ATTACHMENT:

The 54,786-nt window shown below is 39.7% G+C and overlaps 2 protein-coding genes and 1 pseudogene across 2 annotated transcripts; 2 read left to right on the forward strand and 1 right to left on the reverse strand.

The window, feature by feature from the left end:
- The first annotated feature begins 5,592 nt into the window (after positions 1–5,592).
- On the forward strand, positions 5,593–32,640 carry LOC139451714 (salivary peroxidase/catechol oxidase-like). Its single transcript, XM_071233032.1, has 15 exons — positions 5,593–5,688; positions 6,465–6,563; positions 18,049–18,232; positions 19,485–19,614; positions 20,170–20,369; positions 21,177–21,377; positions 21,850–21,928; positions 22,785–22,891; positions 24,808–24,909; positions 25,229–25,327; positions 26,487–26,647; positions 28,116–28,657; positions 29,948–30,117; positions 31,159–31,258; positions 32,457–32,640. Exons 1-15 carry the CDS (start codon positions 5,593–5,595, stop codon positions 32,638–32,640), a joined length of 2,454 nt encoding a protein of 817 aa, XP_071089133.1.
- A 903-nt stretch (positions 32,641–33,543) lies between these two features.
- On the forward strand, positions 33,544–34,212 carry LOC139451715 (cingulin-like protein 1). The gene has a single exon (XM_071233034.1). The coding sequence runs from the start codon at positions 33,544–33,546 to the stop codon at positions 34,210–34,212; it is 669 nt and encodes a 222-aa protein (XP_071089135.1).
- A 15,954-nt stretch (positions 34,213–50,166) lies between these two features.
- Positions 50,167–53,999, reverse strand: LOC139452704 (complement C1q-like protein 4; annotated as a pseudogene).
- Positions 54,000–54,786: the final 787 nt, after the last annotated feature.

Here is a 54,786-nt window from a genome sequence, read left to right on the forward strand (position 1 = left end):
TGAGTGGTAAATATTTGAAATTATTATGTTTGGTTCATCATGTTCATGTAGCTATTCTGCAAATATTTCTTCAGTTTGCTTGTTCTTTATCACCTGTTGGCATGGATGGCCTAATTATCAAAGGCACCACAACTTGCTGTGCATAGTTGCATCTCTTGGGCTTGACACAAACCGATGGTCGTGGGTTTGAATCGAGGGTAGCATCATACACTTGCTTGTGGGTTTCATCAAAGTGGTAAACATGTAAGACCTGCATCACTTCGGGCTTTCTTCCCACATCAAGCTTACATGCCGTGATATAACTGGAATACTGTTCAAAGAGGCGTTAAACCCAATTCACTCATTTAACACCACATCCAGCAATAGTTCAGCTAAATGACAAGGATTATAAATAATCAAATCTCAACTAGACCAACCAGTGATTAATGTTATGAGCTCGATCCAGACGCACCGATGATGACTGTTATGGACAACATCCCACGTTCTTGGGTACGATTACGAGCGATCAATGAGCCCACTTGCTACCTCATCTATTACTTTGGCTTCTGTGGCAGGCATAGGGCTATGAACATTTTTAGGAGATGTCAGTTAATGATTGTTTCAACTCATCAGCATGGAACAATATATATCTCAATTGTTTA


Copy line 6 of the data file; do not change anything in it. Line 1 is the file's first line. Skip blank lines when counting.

- On the forward strand, positions 33,544–34,212 carry LOC139451715 (cingulin-like protein 1). The gene has a single exon (XM_071233034.1). The coding sequence runs from the start codon at positions 33,544–33,546 to the stop codon at positions 34,210–34,212; it is 669 nt and encodes a 222-aa protein (XP_071089135.1).